If you love to cook and bake as much as I do, you realize the benefits on a well-stocked kitchen. And if you’re just getting starting on your culinary journey, you might be feeling overwhelmed by the wide range of ingredients available. Why are some ingredient brands so expensive, while others seem like such a great deal? Do pricier brands make any difference? I’m here to answer these questions.
So you want to make a quick and easy pasta recipe for dinner. Perhaps you come across my lemon garlic parmesan pasta and it sounds like exactly what you had in mind.
My recipe calls for only a few simple ingredients: pasta, garlic, lemon juice, parmesan cheese, extra virgin olive oil, salt and pepper. Ignoring the pasta, there are two sets of ingredients you could potentially use for this recipe. This is what I use:
- Freshly minced garlic cloves
- Freshly juiced lemons
- Freshly grated parmesan cheese
- A mid-range olive oil that’s been purchased in the past few months
- Freshly ground black pepper
Here is a different version of the ingredient list that’s sort of the same thing:
- Garlic powder
- Bottled lemon juice
- Pre-grated parmesan cheese from a green tube
- An old, cheap olive oil
- A container of ground black pepper you inherited from your mom 5 years ago
I’ve already told you which one I use. Am I just being snobby? Do the ingredients in this scenario make that much of a difference?
When it comes to recipes, especially simple ones with only a few whole ingredients, quality is everything. The two lists above will yield dramatically different recipe results. With the modern day demands for “5 ingredient recipes,” this is huge.
However, this doesn’t mean you need to splurge on every ingredient! There are plenty of ways places where I cut corners (more on that below). So, which ingredients matter when it comes to quality?
Ingredients That Are Worth The Splurge
Note: None of the brand recommendations in this article are sponsored, but I’ve included affiliate links when available, at no extra cost to you.
Whenever possible, I try to replicate the ingredients and tools I think my readers will use in recipes. I didn’t realize how much of a difference chocolate quality could make until I switched to cheaper grocery store brands.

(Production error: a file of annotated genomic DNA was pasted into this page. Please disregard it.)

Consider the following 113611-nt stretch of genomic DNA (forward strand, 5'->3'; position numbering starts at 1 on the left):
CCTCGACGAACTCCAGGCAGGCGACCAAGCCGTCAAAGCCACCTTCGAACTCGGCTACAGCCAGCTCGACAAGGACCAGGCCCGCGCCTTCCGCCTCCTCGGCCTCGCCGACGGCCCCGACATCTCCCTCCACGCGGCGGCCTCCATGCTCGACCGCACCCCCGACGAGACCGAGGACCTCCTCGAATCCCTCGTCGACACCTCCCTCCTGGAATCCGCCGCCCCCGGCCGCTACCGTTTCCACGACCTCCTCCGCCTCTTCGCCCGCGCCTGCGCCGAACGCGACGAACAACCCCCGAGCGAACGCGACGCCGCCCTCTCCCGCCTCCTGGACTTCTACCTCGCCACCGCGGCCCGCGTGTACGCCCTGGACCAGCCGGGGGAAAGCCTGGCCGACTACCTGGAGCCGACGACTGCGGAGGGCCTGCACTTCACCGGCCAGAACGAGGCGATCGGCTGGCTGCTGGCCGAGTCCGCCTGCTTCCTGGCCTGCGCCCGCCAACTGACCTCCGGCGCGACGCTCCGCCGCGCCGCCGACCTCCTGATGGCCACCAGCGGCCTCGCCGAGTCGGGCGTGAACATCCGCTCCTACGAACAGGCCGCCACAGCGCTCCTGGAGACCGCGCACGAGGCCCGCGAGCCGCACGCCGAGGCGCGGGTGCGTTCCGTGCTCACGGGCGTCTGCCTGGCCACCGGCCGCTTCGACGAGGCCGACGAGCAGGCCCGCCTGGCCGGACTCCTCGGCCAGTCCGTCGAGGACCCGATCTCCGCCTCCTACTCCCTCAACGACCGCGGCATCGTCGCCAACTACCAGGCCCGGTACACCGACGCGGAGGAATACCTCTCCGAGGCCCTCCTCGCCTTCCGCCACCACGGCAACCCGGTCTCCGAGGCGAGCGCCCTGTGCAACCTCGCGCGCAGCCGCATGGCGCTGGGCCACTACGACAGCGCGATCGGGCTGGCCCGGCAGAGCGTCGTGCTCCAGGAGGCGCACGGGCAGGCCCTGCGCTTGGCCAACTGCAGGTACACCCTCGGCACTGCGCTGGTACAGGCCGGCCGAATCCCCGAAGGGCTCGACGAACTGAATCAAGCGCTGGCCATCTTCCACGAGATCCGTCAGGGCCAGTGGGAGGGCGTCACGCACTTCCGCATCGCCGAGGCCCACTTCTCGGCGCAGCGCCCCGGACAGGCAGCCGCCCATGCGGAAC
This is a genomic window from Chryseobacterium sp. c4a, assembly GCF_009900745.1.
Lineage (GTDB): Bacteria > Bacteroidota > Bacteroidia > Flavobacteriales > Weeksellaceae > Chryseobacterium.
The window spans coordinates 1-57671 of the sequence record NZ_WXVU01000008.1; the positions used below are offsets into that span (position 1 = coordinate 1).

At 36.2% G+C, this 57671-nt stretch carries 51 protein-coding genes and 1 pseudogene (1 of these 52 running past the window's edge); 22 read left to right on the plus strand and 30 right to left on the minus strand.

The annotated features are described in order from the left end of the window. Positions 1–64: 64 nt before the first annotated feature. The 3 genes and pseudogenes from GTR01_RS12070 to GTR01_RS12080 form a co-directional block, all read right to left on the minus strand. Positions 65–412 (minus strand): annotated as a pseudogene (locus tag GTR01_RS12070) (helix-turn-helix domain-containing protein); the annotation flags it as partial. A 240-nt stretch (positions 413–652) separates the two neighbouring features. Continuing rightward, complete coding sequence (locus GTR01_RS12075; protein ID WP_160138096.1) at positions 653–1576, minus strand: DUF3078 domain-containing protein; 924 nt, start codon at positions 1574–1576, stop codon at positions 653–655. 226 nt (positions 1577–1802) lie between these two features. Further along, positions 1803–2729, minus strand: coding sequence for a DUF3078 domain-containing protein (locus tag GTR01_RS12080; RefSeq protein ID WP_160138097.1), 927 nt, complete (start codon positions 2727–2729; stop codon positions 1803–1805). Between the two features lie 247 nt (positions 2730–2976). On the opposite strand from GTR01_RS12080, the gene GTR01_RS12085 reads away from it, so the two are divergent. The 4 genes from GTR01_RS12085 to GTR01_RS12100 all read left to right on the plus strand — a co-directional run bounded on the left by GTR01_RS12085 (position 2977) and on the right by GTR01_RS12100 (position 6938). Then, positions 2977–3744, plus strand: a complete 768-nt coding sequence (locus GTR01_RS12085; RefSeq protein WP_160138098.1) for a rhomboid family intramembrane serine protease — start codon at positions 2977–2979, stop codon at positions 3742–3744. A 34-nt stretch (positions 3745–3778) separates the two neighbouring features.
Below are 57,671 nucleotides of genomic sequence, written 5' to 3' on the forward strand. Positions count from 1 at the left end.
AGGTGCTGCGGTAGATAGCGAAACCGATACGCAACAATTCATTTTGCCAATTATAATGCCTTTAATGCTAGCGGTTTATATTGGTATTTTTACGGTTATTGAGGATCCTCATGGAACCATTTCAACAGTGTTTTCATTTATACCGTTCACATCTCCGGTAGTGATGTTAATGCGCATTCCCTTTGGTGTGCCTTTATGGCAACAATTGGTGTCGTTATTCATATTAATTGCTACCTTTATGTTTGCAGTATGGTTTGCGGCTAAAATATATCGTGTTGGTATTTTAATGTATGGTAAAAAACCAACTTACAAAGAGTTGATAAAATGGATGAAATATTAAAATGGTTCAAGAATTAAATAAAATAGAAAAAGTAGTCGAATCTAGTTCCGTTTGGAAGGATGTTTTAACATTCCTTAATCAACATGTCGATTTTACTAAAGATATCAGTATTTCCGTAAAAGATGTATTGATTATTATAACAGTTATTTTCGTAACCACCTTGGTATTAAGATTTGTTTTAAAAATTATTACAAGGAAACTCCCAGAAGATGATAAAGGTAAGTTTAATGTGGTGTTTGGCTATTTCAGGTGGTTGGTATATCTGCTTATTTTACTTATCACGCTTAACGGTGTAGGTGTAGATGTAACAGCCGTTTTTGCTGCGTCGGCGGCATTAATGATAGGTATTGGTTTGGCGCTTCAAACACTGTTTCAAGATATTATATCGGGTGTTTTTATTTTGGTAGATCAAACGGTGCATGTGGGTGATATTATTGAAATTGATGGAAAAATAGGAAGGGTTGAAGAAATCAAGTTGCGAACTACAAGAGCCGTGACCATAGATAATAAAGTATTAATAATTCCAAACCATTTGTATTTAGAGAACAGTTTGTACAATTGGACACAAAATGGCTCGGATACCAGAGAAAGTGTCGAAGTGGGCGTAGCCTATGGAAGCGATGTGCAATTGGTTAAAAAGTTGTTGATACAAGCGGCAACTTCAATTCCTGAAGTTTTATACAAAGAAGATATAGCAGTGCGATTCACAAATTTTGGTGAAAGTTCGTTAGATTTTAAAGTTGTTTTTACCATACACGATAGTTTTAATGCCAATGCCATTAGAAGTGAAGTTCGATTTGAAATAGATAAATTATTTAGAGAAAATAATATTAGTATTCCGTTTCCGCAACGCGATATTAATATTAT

I gotta say, out of every ingredient you’ll see listed here, chocolate is the one I feel most strongly about. It makes a huge difference! Flavor, mouthfeel, color… this is my big deal breaker. High quality chocolate is all I’m willing to use.
My favorite brand for every type of baking chocolate is Valrhona.
Sorry to be a snob, but I refuse to use any other cocoa powder in my chocolate peanut butter cake and chocolate espresso layer cake. Sometimes I get questions from readers asking why their cakes don’t have the same deep brown color that they see in my photos. This is why.
Their bittersweet chocolate is perfection.
More often than not, I purchase directly from Valrhona’s online store, though you can also find their products in gourmet shops like Sur la Table. You can also purchase their products from Amazon, but pay attention to the seller. Based on the reviews, you might wind up with a fake product.
My second top pick for chocolate is Guittard. Valrhona doesn’t offer unsweetened chocolate bars or discs, so I always have several Guittard Unsweetened Baking Bars stocked in my pantry. Their other products are excellent as well, including the bittersweet bars, white chocolate, and baking chips.
If you love to bake and use real vanilla, you may have noticed that the prices have skyrocketed in the past year or so. Sadly, this is because there’s a worldwide vanilla shortage.
While I’m still going to recommend my favorite brands, my main recommendation for now is simply that you use pure vanilla extract instead of imitation vanilla. It truly does make a difference. Sometimes you can buy a giant bottle of pure vanilla extract from Costco for a fraction of the cost that you’ll see at grocery stores.
My two favorite brands of vanilla extract and paste are Nielsen-Massey and Rodelle.
Rodelle’s Reserve Vanilla Extract is so incredible that I only break it out for super special occasions like a pricy scotch.
Many of my recipes also use vanilla beans, which you should never buy at the grocery store unless you need them last minute. They cost a fortune per bean vs purchasing them in bulk. I buy mine online from Vanilla Products USA.
Vanilla bean paste is another option if you don’t think you’ll use the beans often enough to buy in bulk.
As I’ve already noted, packaged, pre-grated parmesan is not even in the same category as real parmesan cheese. It’s full of fillers. If you can find it in the cheese section of your grocery store, nothing compares to Parmigiano-Reggiano. It’s nutty, salty, and ever so slightly sweet, with a wonderful texture that’s smooth while offering the slightest bit of crunch.